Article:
The Hugh K. Leatherman Sr. Terminal is a new container terminal that’s currently being built at the Port of Charleston. The first phase of the terminal is expected to open in early 2021. Phase one of the new terminal will include a 1,400-foot wharf; five, 169-foot tall ship-to-shore cranes; and 25 hybrid rubber tired gantry cranes.
Additionally, upgrades at the port’s Wando Welch Terminal will allow the terminal to handle three, 14,000-TEU ships at once by the end of 2020. “Upgrades to Wando terminal and the opening of Leatherman terminal will enable S.C. Ports to handle four, 14,000-TEU ships at once, as well as handle a 19,000-TEU ship,” SCPA said in October.
Further down the Atlantic coast in Georgia, the Port of Savannah is in the midst of a dredging project that will deepen its harbor. “The first half of the project deepened the outer harbor to 49 feet at low tide (56 feet at high tide). The inner harbor channel will be expanded from its current low-tide depth, 42 feet, to 47 feet (54 feet at high tide),” the Georgia Ports Authority (GPA) said in late February 2018, when it had announced the completion of the outer harbor dredging.
“The outer harbor now extends from approximately Fort Pulaski to about 20 miles into the Atlantic Ocean,” the USACE Savannah District said in late February 2018.
Just this September, deepening of the inner portion of the Savannah harbor began, with the USACE Savannah District saying how, “Workers will be in the channel from approximately Fort Pulaski, up the Savannah River to the Garden City port.”
“The deepening remains on schedule, and we’re anticipating a fully-deepened channel by January 2022,” Col. Daniel Hibner, commander of the USACE Savannah District, said in a September press release.
The overall cost of the Savannah Harbor Expansion Project is $973 million. “Except where otherwise provided by law, the Savannah Harbor Expansion Project is cost-shared at the rate of 75% federal and 25% non-federal,” Billy Birdwell, senior public affairs specialist at the USACE Savannah District, told BlueWater Reporting in an emailed statement in November.
In addition to dredging, other expansion projects at the Port of Savannah that GPA has shined light on recently include:
• It’s plans to expand beyond its 1,200-acre footprint at Garden City Terminal to establish a new container port on Hutchinson Island, across the Savannah River channel;
• It’s ability to serve three, 14,000-TEU and four other post-Panamax ships simultaneously, now that berths 4,5 and 6 were strengthened to accommodate larger cranes and vessels;
• And the decision of A&R Logistics to select the Savannah market for its new global export hub for plastic resins, which will be operational by late 2020.
• The expansion of its ship-to-shore crane fleet from 30 to 36 in the first half of calendar year 2020;
• The expansion of its RTG count from 158 to 178 in calendar year 2020,when its slated to receive five in June, five in July, five in August and five in September;
• And the decision of A&R Logistics to select the Savannah market for its new global export hub for plastic resins, which will be operational by late 2020.
“A&R Logistics' Export Division will also be headquartered in Savannah to support global supply chain development for the chemical industry,” GPA said in November. “In April, Plastic Express announced it is investing $172 million in two resin packaging warehouses in Savannah - each measuring 1 million square feet.”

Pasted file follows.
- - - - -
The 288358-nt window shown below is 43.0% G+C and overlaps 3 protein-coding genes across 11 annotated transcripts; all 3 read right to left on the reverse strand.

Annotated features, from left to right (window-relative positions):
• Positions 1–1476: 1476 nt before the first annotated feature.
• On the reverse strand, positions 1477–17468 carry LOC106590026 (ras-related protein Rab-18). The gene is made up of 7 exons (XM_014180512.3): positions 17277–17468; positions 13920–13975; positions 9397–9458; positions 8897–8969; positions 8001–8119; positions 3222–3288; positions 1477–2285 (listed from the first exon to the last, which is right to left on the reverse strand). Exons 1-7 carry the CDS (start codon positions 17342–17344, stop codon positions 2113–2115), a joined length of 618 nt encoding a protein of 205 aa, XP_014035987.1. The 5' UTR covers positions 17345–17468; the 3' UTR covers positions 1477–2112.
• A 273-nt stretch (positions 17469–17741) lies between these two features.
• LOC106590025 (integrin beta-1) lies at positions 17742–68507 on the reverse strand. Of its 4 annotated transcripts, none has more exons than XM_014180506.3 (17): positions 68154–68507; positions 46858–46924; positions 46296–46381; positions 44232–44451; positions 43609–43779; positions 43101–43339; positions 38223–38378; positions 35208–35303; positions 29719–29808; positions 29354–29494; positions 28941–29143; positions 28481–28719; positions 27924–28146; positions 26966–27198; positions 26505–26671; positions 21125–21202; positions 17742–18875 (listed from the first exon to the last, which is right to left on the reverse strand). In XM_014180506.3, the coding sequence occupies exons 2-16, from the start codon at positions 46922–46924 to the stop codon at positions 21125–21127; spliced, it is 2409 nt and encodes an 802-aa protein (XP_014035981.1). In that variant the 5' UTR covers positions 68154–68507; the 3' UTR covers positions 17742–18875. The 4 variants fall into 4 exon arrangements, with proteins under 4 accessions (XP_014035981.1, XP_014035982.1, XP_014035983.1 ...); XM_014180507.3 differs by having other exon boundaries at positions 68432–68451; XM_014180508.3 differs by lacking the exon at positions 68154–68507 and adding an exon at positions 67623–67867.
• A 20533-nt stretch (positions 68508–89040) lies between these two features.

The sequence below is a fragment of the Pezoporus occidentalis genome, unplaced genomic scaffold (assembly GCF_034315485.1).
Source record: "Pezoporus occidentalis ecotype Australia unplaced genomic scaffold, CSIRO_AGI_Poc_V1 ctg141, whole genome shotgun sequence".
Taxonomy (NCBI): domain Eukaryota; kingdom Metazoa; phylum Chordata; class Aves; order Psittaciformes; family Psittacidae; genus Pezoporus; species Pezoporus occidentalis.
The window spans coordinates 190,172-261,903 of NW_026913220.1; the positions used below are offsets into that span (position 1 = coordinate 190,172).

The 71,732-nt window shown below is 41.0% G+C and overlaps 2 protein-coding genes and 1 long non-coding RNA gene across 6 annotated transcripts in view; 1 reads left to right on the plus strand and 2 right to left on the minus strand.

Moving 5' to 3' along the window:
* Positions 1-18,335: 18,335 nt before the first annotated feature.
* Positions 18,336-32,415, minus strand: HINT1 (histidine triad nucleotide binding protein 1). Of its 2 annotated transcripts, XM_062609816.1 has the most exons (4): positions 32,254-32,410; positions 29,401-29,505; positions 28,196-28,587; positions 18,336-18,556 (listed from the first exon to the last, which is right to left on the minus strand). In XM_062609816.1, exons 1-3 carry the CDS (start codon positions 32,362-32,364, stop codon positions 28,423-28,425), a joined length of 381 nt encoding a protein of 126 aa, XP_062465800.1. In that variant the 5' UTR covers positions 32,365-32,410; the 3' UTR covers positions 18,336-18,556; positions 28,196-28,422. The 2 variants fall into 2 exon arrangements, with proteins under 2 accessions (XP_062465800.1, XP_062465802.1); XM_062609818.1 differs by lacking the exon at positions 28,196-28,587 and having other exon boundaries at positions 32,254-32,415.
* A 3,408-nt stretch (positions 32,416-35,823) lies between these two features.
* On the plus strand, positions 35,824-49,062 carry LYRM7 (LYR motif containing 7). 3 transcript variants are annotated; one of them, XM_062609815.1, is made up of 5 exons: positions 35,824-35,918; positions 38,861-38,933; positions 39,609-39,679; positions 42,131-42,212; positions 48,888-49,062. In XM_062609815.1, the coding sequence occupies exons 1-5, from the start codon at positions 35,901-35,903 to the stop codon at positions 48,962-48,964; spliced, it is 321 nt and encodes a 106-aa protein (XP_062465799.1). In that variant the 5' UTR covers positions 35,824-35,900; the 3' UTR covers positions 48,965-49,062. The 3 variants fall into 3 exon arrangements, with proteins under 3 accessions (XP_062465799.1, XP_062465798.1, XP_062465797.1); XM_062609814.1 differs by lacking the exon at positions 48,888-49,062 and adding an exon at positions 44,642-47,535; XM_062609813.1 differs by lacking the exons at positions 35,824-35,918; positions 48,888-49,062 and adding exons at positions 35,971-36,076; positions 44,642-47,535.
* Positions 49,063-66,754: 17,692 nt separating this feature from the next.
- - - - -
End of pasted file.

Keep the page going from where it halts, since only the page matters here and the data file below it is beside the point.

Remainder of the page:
Down in the Sunshine State at the Port of Jacksonville (JaxPort), dredging is underway to deepen its shipping channel from 40 feet to a depth of 47 feet.
The 13-mile project is divided into segments A-D, beginning near the mouth of the river, according to a dredging fact sheet issued by JaxPort. However, the port is currently only focused on contracts A-C, which cover 11 miles of the project, being that the current funding model only covers contracts A-C.
The Jacksonville Harbor Deepening Project began in February 2018 and will be completed in 2023. “The 2023 completion date refers to the first 11 miles (contracts A-C),” Chelsea Kavanagh, public information officer at JaxPort, told BlueWater Reporting in a November emailed statement. “The first 11 miles takes the deepening through our Blount Island Marine Terminal.”
Contract A is scheduled to be complete in Spring 2020, contract B is scheduled to be complete in May 2021, and contract C is in the final design phase.
“New turning basins will be added and there will be full two-way traffic with further widening at strategic locations. The project consists of deepening the existing 40-foot channel to 47 feet; widening at Mile Point, the Training Wall Reach and St. Johns Bluff Reach, plus construction of two new turning basins at Blount Island and Brills Cut,” JaxPort said in a project fact sheet.
In regards to funding, JaxPort said, “The estimated cost of the initial three segments is $484 million. Final project costs will depend on contracts awarded for each of the segments. The Jacksonville Harbor Deepening Project is being funded through federal, state and JaxPort investments, plus contributions from specific private tenants and potentially from the City of Jacksonville.”
Additionally, terminal operator SSA Marine is expanding its operations at JaxPort’s Blount Island Marine Terminal to handle more containers. The project, which involves $238.7 million in infrastructure and equipment upgrades, broke ground in November and is expected to be complete in 2023, although operations will continue throughout the redevelopment, JaxPort said in November. The project is a public-private partnership between JaxPort and SSA Marine, with more than 65% of the landside improvements being funded by SSA.